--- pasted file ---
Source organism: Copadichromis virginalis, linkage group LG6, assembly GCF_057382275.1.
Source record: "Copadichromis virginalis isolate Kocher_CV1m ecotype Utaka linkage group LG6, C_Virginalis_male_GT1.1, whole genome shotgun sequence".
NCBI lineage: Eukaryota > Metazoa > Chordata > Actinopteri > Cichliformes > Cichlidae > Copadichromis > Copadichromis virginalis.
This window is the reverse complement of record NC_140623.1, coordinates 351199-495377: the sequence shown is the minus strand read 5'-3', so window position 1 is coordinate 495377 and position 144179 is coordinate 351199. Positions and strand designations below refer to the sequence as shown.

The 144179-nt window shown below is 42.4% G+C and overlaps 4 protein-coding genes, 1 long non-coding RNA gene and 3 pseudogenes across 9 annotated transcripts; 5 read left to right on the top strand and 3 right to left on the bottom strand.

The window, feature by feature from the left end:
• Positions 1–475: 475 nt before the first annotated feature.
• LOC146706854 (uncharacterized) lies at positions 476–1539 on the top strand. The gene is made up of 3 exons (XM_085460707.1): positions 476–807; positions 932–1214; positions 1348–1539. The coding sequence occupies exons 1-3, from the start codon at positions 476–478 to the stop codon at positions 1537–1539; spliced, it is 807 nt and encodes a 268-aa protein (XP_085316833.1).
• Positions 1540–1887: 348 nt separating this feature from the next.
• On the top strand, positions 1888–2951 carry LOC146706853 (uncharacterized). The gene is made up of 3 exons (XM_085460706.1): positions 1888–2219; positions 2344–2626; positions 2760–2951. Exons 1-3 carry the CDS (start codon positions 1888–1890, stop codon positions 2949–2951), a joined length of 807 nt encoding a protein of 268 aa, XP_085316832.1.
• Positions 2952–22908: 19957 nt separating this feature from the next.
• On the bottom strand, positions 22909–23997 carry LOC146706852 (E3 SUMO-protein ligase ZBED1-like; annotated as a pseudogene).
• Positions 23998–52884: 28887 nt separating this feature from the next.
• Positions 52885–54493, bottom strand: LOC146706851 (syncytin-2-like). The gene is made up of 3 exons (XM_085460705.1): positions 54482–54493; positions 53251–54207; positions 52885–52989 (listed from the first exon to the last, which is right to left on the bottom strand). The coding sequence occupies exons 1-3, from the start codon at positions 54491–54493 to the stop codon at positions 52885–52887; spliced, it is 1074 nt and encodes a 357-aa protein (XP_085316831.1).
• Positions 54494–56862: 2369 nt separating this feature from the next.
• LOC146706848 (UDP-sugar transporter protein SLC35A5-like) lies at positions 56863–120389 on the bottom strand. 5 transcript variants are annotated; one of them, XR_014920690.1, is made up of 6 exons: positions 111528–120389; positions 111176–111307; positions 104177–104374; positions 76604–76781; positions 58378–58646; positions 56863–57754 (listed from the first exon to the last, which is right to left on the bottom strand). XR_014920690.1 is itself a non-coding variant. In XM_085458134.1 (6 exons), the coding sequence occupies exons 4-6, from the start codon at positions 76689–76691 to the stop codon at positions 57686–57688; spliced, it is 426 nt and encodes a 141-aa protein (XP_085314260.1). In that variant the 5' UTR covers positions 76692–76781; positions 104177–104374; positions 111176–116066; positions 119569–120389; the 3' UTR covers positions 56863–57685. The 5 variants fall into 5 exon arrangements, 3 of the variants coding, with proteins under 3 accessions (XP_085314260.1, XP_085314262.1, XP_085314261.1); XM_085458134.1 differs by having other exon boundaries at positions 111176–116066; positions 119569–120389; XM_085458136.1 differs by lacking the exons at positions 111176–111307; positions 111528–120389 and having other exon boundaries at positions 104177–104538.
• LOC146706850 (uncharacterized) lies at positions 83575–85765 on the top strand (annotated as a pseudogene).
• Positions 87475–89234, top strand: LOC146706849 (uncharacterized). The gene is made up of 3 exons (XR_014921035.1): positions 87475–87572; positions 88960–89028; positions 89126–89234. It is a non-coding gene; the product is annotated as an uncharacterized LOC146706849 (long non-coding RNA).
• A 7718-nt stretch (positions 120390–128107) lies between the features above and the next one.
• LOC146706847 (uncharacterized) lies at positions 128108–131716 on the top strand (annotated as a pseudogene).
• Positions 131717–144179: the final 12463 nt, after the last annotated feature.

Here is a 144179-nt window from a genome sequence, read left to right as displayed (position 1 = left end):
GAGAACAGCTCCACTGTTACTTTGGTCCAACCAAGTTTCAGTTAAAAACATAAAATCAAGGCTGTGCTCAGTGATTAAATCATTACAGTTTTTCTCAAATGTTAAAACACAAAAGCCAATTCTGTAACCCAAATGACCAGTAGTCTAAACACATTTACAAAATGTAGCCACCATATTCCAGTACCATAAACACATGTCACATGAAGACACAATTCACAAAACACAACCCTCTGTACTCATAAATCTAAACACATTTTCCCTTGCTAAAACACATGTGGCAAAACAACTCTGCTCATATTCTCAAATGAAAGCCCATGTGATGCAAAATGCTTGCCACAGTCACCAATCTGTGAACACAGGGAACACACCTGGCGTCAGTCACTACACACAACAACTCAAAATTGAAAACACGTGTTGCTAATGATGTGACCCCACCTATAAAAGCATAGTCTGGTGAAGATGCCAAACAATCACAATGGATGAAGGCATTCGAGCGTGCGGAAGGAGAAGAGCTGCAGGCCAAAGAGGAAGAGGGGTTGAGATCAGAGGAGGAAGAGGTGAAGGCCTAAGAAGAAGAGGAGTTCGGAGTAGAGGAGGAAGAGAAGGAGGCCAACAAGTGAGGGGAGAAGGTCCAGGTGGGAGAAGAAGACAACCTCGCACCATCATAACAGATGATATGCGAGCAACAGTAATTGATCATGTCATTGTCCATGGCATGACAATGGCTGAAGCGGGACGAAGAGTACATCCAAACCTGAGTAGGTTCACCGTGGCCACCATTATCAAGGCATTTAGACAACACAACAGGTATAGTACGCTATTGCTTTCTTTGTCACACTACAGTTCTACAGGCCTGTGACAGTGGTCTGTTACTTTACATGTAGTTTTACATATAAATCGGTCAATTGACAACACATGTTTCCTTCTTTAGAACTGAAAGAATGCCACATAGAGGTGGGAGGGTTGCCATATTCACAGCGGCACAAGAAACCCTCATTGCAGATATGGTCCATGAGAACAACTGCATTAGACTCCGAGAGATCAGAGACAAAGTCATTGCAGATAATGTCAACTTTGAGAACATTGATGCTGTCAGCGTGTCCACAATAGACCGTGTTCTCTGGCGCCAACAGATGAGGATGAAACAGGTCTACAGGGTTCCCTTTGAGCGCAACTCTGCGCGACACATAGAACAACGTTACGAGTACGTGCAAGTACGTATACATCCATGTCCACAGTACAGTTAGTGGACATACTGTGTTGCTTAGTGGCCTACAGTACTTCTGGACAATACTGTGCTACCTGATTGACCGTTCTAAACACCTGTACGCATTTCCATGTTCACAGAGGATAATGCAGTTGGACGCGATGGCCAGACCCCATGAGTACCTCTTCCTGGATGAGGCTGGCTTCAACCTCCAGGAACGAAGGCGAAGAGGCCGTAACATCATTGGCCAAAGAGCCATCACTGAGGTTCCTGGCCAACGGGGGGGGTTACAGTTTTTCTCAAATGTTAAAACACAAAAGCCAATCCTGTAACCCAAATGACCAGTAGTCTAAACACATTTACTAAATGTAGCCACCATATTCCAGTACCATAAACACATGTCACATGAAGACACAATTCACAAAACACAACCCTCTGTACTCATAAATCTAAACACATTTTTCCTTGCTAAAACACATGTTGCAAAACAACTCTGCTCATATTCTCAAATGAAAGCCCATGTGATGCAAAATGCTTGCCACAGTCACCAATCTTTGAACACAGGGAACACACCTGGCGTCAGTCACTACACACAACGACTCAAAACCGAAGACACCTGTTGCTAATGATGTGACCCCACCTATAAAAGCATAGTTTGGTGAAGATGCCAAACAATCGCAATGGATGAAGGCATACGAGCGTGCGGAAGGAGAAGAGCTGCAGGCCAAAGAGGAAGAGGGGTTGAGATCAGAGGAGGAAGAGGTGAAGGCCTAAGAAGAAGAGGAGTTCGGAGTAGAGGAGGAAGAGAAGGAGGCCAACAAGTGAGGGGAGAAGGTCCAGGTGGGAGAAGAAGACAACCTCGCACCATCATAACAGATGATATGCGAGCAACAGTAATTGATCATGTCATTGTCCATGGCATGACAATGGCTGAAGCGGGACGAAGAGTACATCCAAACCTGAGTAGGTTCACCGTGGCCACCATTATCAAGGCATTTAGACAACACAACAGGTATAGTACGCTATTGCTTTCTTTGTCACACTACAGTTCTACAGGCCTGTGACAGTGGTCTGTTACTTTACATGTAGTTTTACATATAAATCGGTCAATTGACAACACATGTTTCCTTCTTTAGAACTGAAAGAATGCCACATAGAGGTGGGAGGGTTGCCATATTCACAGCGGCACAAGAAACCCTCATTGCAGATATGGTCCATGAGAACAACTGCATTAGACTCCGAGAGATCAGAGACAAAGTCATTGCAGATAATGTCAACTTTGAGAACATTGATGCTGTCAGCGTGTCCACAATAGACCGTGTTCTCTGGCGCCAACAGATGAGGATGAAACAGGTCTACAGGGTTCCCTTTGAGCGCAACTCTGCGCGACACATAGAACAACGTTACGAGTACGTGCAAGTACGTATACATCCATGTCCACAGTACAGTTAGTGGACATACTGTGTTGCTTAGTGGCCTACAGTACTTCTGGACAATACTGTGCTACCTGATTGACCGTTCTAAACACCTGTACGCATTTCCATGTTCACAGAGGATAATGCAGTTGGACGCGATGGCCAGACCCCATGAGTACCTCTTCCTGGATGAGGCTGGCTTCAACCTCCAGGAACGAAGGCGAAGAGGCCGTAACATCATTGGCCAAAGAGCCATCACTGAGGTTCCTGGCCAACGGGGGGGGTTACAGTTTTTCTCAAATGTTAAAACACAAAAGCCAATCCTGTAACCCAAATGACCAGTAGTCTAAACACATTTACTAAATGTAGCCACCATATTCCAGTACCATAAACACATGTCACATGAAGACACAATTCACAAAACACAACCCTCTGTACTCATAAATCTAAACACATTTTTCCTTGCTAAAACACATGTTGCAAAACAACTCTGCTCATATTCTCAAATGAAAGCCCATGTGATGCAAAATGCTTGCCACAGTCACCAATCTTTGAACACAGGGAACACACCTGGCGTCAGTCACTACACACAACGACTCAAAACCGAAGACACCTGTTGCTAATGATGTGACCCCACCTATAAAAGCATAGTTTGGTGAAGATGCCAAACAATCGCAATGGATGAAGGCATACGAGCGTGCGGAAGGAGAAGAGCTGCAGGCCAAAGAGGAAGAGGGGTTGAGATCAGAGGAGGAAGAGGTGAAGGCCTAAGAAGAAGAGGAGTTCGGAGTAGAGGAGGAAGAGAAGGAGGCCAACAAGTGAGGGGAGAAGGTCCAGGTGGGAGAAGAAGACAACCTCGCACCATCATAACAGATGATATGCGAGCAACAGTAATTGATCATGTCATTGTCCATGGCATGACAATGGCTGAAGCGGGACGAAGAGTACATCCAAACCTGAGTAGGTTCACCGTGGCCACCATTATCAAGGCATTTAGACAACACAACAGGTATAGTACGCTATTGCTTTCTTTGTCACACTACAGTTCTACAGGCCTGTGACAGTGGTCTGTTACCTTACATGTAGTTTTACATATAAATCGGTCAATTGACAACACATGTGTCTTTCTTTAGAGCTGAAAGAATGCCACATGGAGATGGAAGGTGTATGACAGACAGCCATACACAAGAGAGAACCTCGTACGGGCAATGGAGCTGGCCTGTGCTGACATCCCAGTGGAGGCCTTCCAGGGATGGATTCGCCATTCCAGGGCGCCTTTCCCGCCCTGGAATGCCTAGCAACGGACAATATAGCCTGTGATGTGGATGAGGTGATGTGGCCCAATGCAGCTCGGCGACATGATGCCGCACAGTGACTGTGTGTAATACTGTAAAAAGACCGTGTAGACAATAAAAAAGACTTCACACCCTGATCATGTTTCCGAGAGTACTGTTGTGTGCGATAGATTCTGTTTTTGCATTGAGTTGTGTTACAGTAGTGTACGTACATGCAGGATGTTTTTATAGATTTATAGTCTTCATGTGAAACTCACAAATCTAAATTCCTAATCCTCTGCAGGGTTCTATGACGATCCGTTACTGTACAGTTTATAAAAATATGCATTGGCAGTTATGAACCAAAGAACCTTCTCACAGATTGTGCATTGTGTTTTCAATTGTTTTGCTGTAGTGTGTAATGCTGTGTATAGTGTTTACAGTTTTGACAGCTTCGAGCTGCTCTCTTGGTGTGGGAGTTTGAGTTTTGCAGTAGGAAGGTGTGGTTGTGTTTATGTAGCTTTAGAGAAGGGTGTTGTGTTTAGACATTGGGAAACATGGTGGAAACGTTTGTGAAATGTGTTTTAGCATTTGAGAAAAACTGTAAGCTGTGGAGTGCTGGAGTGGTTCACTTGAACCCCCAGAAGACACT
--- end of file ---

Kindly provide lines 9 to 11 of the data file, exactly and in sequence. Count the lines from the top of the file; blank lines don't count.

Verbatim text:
• Positions 1540–1887: 348 nt separating this feature from the next.
• On the top strand, positions 1888–2951 carry LOC146706853 (uncharacterized). The gene is made up of 3 exons (XM_085460706.1): positions 1888–2219; positions 2344–2626; positions 2760–2951. Exons 1-3 carry the CDS (start codon positions 1888–1890, stop codon positions 2949–2951), a joined length of 807 nt encoding a protein of 268 aa, XP_085316832.1.
• Positions 2952–22908: 19957 nt separating this feature from the next.